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Relationships between adaptive and innate immune cells in zones of hypoxia (Randall Johnson)

Supervisor: Randall Johnson

The adaptive and innate immune systems function in an interdependent manner, with a large number of aspects of innate immune function, for example, antigen presentation, occurring in a way that directly impacts function of the adaptive immune system. To date, much of this interaction has been necessarily characterized in culture systems ex vivo, and in this regard often in atmospheric oxygen conditions. However, in vivo these cells and interactions are found in much lower oxygen conditions, and can in some cases be found in tissues with virtually no available oxygen. Our laboratory studies the role of hypoxic response in a range of tissues, including the immune system; utilizing in particular genetic mutations we have created targeting the hypoxia inducible transcription factors (HIFs). This project will focus on the role of T cell function in the context of macrophage loss of HIF function, and will contrast and compare this to changes in how T cells adapt in the absence of HIF during normal innate immune responses. The project will also characterize the metabolic changes inherent in hypoxic adaptation and show how those differ in different cell types in the immune system. As this is an extremely active area in immunology at present, the project will be adapted to the literature and current findings at the time the project itself is initiated.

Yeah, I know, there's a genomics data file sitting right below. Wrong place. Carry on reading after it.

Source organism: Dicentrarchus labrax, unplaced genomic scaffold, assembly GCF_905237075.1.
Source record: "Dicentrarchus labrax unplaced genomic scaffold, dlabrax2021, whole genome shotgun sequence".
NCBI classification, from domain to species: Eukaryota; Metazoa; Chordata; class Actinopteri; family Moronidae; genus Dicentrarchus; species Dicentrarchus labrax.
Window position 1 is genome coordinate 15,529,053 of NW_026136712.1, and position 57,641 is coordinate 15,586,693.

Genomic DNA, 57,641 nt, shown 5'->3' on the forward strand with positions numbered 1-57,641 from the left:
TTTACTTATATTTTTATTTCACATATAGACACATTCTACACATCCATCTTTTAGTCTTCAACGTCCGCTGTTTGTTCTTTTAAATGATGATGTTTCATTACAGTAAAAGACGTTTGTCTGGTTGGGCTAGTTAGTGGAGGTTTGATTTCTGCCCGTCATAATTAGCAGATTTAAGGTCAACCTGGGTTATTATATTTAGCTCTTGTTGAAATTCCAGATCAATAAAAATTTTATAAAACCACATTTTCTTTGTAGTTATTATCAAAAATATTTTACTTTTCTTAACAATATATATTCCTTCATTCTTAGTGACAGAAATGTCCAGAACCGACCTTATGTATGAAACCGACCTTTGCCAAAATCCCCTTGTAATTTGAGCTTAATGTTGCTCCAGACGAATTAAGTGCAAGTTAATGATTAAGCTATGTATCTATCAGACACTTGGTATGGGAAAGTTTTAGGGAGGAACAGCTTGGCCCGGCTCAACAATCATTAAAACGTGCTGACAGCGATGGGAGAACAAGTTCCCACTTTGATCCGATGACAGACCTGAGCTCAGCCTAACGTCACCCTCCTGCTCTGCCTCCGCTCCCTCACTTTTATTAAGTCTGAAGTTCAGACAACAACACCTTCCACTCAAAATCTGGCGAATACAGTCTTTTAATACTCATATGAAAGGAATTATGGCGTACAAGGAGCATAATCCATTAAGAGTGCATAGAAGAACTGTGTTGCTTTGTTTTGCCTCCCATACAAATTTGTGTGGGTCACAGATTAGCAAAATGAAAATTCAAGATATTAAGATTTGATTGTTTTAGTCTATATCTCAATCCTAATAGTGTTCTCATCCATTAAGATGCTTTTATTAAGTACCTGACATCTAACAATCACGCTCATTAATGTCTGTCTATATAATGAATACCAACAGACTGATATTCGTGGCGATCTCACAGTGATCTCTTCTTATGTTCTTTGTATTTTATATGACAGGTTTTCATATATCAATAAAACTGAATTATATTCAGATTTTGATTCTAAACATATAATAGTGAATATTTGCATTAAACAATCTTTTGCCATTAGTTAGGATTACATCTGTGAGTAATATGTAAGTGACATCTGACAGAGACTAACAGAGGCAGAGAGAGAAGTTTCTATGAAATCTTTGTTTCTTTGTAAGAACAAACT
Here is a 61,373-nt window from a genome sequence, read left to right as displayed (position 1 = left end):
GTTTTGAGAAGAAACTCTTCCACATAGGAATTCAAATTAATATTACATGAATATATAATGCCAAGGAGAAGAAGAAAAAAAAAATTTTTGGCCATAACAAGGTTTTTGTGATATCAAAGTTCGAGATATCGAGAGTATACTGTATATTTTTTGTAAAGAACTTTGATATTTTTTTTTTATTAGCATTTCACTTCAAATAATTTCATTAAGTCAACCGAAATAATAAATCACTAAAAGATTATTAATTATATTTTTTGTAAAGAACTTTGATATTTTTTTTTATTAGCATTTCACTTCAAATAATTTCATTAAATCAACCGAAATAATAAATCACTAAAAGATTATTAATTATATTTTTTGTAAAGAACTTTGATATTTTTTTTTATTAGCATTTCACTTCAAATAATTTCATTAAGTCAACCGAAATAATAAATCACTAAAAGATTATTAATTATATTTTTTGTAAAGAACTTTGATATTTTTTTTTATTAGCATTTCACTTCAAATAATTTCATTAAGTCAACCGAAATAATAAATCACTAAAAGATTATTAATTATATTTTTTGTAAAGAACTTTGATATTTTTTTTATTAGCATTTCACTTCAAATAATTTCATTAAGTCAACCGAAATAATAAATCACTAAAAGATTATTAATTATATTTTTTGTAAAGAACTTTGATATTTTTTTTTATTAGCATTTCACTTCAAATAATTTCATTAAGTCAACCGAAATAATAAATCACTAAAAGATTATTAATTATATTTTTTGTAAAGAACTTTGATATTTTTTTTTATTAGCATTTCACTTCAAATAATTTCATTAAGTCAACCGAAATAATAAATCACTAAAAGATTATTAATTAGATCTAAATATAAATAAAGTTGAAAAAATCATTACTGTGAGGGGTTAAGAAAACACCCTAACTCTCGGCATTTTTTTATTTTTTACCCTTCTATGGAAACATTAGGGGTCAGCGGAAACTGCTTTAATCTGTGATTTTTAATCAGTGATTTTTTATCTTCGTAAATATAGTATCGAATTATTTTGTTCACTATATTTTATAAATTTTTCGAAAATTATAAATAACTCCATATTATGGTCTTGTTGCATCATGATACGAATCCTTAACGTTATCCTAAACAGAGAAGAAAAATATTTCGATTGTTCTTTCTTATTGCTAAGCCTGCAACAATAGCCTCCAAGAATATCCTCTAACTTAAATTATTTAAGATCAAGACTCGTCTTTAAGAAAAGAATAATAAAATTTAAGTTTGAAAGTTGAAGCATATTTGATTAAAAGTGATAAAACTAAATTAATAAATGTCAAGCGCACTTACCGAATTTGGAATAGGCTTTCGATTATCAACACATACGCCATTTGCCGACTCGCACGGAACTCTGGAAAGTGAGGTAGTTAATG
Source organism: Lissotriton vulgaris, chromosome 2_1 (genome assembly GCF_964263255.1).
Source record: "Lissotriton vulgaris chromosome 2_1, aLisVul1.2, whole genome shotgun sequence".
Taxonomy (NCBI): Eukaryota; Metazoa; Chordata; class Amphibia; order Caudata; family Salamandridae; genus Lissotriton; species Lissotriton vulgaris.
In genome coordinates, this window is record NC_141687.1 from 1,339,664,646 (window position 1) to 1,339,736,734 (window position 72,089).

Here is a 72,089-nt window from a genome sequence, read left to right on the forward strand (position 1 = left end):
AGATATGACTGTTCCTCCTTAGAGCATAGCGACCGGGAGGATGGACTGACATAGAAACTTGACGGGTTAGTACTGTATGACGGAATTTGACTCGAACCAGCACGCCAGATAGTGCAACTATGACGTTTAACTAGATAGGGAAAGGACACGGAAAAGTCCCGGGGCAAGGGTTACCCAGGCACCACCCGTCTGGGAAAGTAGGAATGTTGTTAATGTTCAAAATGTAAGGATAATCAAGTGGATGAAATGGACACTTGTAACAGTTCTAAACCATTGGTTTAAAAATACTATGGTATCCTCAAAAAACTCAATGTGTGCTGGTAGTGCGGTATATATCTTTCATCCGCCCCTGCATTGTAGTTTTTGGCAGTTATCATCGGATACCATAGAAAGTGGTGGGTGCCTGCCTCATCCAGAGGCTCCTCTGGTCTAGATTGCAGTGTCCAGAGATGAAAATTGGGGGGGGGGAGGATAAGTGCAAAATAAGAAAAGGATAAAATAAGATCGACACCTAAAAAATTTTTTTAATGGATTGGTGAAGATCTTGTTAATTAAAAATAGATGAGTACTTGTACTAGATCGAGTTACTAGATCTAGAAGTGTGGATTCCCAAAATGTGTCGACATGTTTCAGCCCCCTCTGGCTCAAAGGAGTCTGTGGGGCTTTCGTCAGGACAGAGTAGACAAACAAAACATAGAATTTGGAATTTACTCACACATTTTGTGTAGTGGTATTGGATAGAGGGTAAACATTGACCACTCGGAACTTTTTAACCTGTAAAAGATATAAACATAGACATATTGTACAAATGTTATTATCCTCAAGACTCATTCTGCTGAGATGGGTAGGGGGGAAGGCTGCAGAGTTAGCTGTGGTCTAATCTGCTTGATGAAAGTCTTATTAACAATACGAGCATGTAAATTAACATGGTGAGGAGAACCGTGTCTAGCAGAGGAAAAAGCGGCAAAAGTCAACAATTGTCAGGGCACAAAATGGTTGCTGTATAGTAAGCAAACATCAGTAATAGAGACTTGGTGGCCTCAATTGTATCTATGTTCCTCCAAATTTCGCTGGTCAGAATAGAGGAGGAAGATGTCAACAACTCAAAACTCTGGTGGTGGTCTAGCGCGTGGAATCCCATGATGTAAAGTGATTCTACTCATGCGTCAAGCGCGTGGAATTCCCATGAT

Relevant references

1) Palazon, et al., Immunity. 2014 Oct 16;41(4):518-28. doi: 10.1016/j.immuni.2014.09.008. HIF transcription factors, inflammation, and immunity.

2) Doedens, et al., Nature Immunology 14, 1173–1182 (2013) doi:10.1038/ni.2714 Hypoxia-inducible factors enhance the effector responses of CD8+ T cells to persistent antigen

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